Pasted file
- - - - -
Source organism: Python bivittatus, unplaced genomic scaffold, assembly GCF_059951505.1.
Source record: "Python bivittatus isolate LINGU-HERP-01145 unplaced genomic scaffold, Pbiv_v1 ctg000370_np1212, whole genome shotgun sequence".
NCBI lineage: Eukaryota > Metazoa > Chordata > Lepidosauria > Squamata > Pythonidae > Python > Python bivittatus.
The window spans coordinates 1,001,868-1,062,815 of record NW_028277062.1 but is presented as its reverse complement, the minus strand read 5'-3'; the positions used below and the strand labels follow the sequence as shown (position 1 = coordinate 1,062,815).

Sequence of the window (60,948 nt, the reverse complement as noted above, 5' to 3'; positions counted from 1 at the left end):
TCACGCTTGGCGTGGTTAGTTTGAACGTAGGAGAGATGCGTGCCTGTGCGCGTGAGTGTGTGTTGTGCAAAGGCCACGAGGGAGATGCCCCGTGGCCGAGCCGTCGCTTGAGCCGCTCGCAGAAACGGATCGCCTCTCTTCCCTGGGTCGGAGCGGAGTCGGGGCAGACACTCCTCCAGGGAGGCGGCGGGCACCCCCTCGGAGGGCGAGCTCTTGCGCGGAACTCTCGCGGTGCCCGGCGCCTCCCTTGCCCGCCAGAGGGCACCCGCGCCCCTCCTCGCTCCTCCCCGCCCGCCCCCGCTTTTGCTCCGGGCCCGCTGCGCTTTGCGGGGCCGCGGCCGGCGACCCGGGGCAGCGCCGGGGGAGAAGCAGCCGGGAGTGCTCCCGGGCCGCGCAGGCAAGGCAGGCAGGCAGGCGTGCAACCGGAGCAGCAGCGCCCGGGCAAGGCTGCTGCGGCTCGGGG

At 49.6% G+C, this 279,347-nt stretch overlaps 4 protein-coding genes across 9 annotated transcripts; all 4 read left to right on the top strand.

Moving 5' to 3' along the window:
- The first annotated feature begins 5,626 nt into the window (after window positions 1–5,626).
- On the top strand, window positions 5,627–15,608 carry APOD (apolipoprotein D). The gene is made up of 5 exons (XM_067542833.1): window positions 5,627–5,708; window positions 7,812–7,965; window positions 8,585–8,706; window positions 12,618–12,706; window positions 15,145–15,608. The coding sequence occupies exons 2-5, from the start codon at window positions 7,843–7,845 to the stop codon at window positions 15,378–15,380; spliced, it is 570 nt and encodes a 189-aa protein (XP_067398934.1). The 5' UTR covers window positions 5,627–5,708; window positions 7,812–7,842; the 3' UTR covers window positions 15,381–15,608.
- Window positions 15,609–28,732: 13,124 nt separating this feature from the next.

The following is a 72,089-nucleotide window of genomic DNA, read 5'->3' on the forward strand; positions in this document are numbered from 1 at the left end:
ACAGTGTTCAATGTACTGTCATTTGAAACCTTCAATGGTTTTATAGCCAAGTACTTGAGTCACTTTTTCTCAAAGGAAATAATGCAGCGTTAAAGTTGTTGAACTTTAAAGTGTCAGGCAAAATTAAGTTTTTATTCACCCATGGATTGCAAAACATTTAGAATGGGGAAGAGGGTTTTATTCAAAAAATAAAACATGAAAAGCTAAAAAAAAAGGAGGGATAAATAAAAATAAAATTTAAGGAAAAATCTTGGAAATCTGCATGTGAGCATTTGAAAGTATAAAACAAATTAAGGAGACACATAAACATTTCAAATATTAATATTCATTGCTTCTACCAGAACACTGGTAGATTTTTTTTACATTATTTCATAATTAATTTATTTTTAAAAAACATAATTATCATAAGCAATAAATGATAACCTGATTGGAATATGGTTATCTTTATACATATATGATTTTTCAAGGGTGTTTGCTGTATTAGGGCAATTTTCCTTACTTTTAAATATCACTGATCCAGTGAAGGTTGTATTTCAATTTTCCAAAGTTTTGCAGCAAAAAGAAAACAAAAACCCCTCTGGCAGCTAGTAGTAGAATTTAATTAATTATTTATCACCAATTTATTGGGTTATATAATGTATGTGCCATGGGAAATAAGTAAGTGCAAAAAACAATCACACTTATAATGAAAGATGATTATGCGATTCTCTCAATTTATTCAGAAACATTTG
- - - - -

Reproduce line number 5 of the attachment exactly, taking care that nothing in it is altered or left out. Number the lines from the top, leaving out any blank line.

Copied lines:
Sequence of the window (60,948 nt, the reverse complement as noted above, 5' to 3'; positions counted from 1 at the left end):